I am a writer and I write for a living. I started to blog back in 2009 when a publisher in Taiwan invited me to. My blog then titled “The World According to To-wen” was all about my experience as a criminal/disaster reporter. It made the final list of 2011 Global Chinese-language blog awards; later became a book which was sold more than 80,000 copies in China and Taiwan.

But things changed four years later when I became a mother. When returned to my previous newsroom after giving birth, I got a rude awakening which inspired me to advocate for women and children’s rights. I changed my blog title to “I’d rather be breastfeeding” and started to blog about my message to other mothers (or fathers) who share my values.

What makes you unique as a mother?

Every mother is unique, or no mother is unique. I am no exception. I have been fighting for breastfeeding rights at work which I consider a unique experience. But I am not a particularly unique mother. Mothers believe in different things and compete with one another in many different ways. But no matter what we believe, we love our children. I love my child just like other mothers do; not more, not less.

What do you view as the challenges of raising a child in today’s world?

There are many and I consider temptation the biggest one. My son is barely two years old and I’m working hard to teach him to resist candy. Surely our culture is strutted with candy and other junk foods. Every so often, I feel that I’m fighting against the whole world just to protect my child from junk foods.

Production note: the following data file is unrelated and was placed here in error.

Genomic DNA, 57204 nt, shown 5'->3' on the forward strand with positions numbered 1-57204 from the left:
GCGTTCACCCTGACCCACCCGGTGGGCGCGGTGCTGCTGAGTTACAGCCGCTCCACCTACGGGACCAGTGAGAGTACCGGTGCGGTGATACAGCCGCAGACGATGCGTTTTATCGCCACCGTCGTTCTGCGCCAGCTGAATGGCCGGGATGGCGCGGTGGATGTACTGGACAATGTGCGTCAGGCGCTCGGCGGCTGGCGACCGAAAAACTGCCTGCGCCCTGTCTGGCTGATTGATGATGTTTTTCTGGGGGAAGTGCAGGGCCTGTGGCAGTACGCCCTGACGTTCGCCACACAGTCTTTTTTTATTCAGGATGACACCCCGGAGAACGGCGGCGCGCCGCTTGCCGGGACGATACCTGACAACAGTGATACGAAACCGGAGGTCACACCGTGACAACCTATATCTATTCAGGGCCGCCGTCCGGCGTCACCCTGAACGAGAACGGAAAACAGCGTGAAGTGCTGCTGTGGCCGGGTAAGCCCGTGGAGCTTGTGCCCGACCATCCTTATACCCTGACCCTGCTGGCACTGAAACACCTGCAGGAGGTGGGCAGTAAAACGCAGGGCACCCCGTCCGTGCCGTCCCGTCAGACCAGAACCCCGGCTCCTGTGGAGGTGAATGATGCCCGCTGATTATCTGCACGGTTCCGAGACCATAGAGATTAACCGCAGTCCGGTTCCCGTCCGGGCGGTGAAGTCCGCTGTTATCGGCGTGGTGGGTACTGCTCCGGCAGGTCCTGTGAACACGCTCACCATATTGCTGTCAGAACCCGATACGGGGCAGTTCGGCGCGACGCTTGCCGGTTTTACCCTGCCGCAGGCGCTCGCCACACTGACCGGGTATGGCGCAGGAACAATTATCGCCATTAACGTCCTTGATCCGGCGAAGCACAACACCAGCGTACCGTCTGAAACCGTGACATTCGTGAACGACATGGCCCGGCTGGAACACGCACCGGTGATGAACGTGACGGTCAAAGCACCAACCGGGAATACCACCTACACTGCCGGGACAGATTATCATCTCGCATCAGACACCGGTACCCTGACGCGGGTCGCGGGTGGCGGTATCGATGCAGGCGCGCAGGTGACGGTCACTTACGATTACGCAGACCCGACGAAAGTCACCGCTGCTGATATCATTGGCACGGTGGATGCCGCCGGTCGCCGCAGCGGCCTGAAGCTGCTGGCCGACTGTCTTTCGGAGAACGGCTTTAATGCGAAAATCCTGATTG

And I imagine as he grows up, there will be other temptations: TV, pornography, drugs, unsafe sex…the list goes on and on. Since I cannot be a food police or Internet police around him 24/7, I need to raise him as a person with integrity and strong will power to resist these temptations.

Not only children, but parents in today’s world need to learn to deal with temptation. It’s harder for today’s parents to resist the convenience that infant formula, or iPad, or smart phone has to offer. None of us want to be that mother who stares at her iPhone when “playing” with children in the park or the mother who simply gives a fuzzy child an iPad and say “here, just be quiet for a minute!” Unfortunately, sometimes an iPad seems to be the easiest solution.

The challenge of temptation. Definitely a big one.

How did you find World Moms Blog?

I don’t remember. I’ve known about World Moms Blog for a couple of years and was a reader even before I became a mother but never thought of writing for the blog. Maybe I just went across the blog somehow when surfing the internet. I really can’t remember. But I’m definitely thrilled to be part of the team!

This has been an exclusive World Moms Blog interview with our new writer To-wen Tseng. She can be found writing at her blog “I’d rather be breastfeeding” and on Facebook andTwitter.

It is an original post to World Moms Blog. Photo credit to Mu-huan Chiang.